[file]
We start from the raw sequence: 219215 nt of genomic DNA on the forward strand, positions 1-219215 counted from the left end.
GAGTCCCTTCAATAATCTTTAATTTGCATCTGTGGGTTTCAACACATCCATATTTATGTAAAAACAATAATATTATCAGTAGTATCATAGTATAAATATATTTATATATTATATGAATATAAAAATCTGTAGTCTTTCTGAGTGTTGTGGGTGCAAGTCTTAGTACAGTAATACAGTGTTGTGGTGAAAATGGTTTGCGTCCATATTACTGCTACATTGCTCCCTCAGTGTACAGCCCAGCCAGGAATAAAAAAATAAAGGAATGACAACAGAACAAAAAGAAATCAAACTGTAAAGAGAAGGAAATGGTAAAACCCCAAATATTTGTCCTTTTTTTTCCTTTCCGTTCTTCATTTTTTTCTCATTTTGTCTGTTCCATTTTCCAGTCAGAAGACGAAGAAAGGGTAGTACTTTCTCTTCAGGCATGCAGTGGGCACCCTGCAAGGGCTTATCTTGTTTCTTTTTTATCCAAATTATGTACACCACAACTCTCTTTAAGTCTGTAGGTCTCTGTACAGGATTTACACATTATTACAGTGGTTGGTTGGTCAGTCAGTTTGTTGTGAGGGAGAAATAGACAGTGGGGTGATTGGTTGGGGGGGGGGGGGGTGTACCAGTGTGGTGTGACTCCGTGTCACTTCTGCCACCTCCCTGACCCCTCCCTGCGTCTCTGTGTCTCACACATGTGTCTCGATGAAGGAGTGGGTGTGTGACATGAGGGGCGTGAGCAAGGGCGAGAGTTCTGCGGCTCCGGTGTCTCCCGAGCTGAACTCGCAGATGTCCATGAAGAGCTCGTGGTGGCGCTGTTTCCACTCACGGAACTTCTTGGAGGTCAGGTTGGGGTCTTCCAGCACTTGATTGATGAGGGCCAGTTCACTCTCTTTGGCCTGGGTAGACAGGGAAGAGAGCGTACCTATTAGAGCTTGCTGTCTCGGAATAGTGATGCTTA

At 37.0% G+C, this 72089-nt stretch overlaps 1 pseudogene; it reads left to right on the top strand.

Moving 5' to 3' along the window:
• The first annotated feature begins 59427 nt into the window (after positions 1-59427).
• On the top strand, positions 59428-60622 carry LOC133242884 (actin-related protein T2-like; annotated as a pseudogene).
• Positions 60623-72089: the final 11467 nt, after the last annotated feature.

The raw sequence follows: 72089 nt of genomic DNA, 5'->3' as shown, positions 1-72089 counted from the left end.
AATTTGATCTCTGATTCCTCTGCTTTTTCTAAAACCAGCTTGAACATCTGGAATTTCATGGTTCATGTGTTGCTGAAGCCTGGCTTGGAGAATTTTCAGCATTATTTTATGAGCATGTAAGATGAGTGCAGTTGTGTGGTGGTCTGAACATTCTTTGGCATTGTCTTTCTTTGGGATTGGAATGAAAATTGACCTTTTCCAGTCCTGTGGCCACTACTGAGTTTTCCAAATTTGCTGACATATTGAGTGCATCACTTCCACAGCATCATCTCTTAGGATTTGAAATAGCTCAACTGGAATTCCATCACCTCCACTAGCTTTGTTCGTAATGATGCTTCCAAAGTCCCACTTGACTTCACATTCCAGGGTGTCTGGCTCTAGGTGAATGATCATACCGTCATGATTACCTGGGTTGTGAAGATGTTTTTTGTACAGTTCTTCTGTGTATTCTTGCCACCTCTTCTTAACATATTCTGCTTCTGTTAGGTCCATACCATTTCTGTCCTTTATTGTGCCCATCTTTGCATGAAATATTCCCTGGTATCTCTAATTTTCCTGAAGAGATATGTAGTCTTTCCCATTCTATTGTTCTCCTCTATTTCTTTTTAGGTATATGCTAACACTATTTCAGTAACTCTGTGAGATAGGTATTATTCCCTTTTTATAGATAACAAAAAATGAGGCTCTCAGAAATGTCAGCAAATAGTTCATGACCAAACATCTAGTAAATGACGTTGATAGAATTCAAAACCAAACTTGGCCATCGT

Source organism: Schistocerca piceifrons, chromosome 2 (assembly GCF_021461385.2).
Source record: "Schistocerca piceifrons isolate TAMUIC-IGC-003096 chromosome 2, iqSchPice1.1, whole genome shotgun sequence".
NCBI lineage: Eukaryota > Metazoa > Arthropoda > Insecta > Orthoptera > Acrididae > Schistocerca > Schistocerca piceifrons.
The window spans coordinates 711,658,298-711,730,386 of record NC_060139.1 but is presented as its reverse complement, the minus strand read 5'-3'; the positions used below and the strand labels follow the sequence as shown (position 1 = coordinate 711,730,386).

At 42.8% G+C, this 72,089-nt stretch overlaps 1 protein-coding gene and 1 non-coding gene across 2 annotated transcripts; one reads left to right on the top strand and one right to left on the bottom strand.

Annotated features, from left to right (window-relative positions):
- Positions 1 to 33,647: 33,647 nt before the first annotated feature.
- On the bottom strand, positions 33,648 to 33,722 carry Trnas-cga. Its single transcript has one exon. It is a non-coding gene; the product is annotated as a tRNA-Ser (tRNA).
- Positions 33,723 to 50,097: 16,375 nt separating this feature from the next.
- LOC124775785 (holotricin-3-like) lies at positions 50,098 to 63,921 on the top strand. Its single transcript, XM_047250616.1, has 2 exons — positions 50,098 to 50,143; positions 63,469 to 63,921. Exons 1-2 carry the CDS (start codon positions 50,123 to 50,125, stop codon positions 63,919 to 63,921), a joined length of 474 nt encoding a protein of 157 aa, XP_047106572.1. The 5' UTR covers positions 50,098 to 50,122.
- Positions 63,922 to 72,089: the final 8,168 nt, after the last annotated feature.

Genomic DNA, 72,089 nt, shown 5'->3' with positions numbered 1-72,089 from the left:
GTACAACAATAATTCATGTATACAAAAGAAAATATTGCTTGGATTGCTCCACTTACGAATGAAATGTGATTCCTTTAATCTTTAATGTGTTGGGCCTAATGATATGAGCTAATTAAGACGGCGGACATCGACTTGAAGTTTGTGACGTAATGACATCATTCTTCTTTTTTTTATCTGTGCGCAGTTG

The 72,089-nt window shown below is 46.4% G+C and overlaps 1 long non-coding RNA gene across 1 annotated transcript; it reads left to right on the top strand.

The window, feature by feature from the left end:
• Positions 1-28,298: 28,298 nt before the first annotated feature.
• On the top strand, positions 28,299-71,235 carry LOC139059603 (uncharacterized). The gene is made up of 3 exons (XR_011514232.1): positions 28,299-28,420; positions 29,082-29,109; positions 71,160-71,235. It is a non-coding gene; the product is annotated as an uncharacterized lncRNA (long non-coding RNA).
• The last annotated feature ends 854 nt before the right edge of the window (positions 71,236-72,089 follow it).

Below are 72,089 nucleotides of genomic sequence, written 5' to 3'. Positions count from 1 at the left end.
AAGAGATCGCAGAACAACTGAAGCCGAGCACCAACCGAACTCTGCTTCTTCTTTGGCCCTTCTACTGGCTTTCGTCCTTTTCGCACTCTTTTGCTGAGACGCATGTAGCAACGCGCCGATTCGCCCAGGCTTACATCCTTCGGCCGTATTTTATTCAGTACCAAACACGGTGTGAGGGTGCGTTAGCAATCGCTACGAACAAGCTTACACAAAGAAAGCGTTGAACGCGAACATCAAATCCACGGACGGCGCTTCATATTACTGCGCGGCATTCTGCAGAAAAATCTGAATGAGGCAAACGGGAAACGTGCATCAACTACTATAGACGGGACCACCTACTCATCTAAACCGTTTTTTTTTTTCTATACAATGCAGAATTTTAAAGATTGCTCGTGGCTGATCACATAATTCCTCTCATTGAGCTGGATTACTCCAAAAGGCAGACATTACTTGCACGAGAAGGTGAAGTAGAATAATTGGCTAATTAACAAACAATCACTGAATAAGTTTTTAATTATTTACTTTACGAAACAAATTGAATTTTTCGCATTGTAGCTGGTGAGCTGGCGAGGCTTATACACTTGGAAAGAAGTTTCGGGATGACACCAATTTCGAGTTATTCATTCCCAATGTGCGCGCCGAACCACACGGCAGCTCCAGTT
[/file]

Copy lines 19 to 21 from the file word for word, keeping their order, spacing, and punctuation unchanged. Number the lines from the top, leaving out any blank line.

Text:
- LOC124775785 (holotricin-3-like) lies at positions 50,098 to 63,921 on the top strand. Its single transcript, XM_047250616.1, has 2 exons — positions 50,098 to 50,143; positions 63,469 to 63,921. Exons 1-2 carry the CDS (start codon positions 50,123 to 50,125, stop codon positions 63,919 to 63,921), a joined length of 474 nt encoding a protein of 157 aa, XP_047106572.1. The 5' UTR covers positions 50,098 to 50,122.
- Positions 63,922 to 72,089: the final 8,168 nt, after the last annotated feature.

Genomic DNA, 72,089 nt, shown 5'->3' with positions numbered 1-72,089 from the left: